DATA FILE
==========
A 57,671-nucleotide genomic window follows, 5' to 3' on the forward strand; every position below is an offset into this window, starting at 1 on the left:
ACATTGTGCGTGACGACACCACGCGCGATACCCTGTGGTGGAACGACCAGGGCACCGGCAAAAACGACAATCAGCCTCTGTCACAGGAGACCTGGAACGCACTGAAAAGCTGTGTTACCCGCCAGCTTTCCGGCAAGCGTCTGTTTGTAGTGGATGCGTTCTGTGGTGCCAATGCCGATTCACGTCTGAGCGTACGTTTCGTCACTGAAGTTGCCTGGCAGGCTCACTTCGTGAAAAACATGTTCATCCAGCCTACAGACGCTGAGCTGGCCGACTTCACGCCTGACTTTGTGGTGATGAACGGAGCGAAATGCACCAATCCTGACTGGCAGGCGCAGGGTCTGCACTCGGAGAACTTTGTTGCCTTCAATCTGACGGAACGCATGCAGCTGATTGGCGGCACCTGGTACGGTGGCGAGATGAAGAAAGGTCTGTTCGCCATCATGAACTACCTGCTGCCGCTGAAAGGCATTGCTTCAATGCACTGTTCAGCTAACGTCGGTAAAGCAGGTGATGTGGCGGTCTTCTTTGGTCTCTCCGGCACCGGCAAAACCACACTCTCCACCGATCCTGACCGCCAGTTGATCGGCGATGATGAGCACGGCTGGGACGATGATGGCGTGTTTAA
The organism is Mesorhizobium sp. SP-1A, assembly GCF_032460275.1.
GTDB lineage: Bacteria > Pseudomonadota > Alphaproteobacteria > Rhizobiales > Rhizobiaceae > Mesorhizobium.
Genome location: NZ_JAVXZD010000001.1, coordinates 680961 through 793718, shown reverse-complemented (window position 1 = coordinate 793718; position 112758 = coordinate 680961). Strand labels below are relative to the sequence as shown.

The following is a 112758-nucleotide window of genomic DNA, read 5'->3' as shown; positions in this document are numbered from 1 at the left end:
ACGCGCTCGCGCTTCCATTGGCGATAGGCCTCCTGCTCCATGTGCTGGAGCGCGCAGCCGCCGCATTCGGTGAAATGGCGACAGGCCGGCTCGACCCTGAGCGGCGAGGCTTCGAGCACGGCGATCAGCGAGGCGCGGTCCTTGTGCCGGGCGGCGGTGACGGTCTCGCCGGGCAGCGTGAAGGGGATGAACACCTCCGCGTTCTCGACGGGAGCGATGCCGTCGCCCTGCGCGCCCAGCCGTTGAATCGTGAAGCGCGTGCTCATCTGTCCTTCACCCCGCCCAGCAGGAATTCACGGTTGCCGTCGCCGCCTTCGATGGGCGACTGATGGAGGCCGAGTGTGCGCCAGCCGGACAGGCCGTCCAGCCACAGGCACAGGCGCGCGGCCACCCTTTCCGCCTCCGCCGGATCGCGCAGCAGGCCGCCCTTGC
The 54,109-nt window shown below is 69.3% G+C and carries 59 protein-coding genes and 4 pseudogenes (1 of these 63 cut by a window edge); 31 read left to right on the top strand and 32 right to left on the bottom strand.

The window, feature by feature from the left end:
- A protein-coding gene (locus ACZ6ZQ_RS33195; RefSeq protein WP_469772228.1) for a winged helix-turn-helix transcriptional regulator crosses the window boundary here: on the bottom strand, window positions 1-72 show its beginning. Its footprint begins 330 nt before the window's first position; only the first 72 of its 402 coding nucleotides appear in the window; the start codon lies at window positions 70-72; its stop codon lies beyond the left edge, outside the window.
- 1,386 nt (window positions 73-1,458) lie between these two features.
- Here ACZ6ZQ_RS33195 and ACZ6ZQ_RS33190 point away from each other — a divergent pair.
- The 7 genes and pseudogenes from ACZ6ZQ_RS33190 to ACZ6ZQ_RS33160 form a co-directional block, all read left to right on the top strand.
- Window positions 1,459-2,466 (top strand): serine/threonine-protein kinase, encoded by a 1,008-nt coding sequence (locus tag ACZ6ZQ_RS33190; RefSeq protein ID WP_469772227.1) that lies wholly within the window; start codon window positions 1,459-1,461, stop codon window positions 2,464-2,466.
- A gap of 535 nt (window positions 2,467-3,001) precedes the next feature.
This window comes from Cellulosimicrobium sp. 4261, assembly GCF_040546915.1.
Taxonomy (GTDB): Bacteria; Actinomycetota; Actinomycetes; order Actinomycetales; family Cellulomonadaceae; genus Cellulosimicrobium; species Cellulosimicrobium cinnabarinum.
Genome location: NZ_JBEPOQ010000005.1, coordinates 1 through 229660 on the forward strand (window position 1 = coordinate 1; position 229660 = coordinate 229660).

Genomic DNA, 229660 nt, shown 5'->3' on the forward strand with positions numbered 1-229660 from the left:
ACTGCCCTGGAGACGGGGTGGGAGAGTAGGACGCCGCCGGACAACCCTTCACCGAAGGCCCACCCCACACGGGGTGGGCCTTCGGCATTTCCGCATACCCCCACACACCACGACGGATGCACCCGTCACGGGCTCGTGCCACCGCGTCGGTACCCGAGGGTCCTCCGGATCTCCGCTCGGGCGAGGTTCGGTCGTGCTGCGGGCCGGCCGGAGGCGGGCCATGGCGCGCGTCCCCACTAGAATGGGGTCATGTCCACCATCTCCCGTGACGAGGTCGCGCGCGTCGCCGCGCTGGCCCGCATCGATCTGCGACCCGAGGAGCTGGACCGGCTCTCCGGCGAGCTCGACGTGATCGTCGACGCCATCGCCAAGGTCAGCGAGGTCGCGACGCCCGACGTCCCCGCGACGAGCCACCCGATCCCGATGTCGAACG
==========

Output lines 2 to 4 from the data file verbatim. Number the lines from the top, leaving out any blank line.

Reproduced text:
ACATTGTGCGTGACGACACCACGCGCGATACCCTGTGGTGGAACGACCAGGGCACCGGCAAAAACGACAATCAGCCTCTGTCACAGGAGACCTGGAACGCACTGAAAAGCTGTGTTACCCGCCAGCTTTCCGGCAAGCGTCTGTTTGTAGTGGATGCGTTCTGTGGTGCCAATGCCGATTCACGTCTGAGCGTACGTTTCGTCACTGAAGTTGCCTGGCAGGCTCACTTCGTGAAAAACATGTTCATCCAGCCTACAGACGCTGAGCTGGCCGACTTCACGCCTGACTTTGTGGTGATGAACGGAGCGAAATGCACCAATCCTGACTGGCAGGCGCAGGGTCTGCACTCGGAGAACTTTGTTGCCTTCAATCTGACGGAACGCATGCAGCTGATTGGCGGCACCTGGTACGGTGGCGAGATGAAGAAAGGTCTGTTCGCCATCATGAACTACCTGCTGCCGCTGAAAGGCATTGCTTCAATGCACTGTTCAGCTAACGTCGGTAAAGCAGGTGATGTGGCGGTCTTCTTTGGTCTCTCCGGCACCGGCAAAACCACACTCTCCACCGATCCTGACCGCCAGTTGATCGGCGATGATGAGCACGGCTGGGACGATGATGGCGTGTTTAA
The organism is Mesorhizobium sp. SP-1A, assembly GCF_032460275.1.
GTDB lineage: Bacteria > Pseudomonadota > Alphaproteobacteria > Rhizobiales > Rhizobiaceae > Mesorhizobium.